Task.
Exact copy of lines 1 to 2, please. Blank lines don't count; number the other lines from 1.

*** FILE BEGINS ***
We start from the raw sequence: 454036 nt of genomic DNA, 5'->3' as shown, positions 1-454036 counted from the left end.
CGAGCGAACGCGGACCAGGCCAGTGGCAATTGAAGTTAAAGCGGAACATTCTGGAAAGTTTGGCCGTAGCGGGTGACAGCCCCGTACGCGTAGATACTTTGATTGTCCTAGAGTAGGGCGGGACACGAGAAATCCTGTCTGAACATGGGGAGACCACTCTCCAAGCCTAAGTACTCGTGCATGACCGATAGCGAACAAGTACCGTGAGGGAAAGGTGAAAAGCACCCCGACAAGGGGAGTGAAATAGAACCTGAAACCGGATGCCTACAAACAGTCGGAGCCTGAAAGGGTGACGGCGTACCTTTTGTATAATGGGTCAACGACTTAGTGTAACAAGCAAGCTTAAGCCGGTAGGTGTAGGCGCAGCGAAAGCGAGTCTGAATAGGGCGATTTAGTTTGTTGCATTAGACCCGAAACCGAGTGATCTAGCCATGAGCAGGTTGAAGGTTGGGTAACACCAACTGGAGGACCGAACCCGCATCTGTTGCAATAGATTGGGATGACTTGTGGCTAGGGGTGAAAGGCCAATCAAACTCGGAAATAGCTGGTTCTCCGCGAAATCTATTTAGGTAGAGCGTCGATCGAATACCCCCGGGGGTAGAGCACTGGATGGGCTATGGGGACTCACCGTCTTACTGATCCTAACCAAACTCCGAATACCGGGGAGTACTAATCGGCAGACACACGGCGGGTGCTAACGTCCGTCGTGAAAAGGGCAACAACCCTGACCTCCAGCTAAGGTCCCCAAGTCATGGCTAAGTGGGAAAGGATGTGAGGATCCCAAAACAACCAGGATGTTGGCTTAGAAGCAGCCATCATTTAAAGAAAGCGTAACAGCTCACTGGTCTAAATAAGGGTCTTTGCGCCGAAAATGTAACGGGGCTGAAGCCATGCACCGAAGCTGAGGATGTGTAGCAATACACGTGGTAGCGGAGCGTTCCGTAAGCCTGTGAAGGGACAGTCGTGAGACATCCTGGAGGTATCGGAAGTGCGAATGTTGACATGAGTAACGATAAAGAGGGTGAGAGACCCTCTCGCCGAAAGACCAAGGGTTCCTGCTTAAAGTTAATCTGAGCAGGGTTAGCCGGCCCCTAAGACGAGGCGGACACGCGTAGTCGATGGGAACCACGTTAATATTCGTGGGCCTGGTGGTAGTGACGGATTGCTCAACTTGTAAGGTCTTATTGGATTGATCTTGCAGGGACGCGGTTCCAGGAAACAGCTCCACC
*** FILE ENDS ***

We start from the raw sequence: 454036 nt of genomic DNA, 5'->3' as shown, positions 1-454036 counted from the left end.
CGAGCGAACGCGGACCAGGCCAGTGGCAATTGAAGTTAAAGCGGAACATTCTGGAAAGTTTGGCCGTAGCGGGTGACAGCCCCGTACGCGTAGATACTTTGATTGTCCTAGAGTAGGGCGGGACACGAGAAATCCTGTCTGAACATGGGGAGACCACTCTCCAAGCCTAAGTACTCGTGCATGACCGATAGCGAACAAGTACCGTGAGGGAAAGGTGAAAAGCACCCCGACAAGGGGAGTGAAATAGAACCTGAAACCGGATGCCTACAAACAGTCGGAGCCTGAAAGGGTGACGGCGTACCTTTTGTATAATGGGTCAACGACTTAGTGTAACAAGCAAGCTTAAGCCGGTAGGTGTAGGCGCAGCGAAAGCGAGTCTGAATAGGGCGATTTAGTTTGTTGCATTAGACCCGAAACCGAGTGATCTAGCCATGAGCAGGTTGAAGGTTGGGTAACACCAACTGGAGGACCGAACCCGCATCTGTTGCAATAGATTGGGATGACTTGTGGCTAGGGGTGAAAGGCCAATCAAACTCGGAAATAGCTGGTTCTCCGCGAAATCTATTTAGGTAGAGCGTCGATCGAATACCCCCGGGGGTAGAGCACTGGATGGGCTATGGGGACTCACCGTCTTACTGATCCTAACCAAACTCCGAATACCGGGGAGTACTAATCGGCAGACACACGGCGGGTGCTAACGTCCGTCGTGAAAAGGGCAACAACCCTGACCTCCAGCTAAGGTCCCCAAGTCATGGCTAAGTGGGAAAGGATGTGAGGATCCCAAAACAACCAGGATGTTGGCTTAGAAGCAGCCATCATTTAAAGAAAGCGTAACAGCTCACTGGTCTAAATAAGGGTCTTTGCGCCGAAAATGTAACGGGGCTGAAGCCATGCACCGAAGCTGAGGATGTGTAGCAATACACGTGGTAGCGGAGCGTTCCGTAAGCCTGTGAAGGGACAGTCGTGAGACATCCTGGAGGTATCGGAAGTGCGAATGTTGACATGAGTAACGATAAAGAGGGTGAGAGACCCTCTCGCCGAAAGACCAAGGGTTCCTGCTTAAAGTTAATCTGAGCAGGGTTAGCCGGCCCCTAAGACGAGGCGGACACGCGTAGTCGATGGGAACCACGTTAATATTCGTGGGCCTGGTGGTAGTGACGGATTGCTCAACTTGTAAGGTCTTATTGGATTGATCTTGCAGGGACGCGGTTCCAGGAAACAGCTCCACC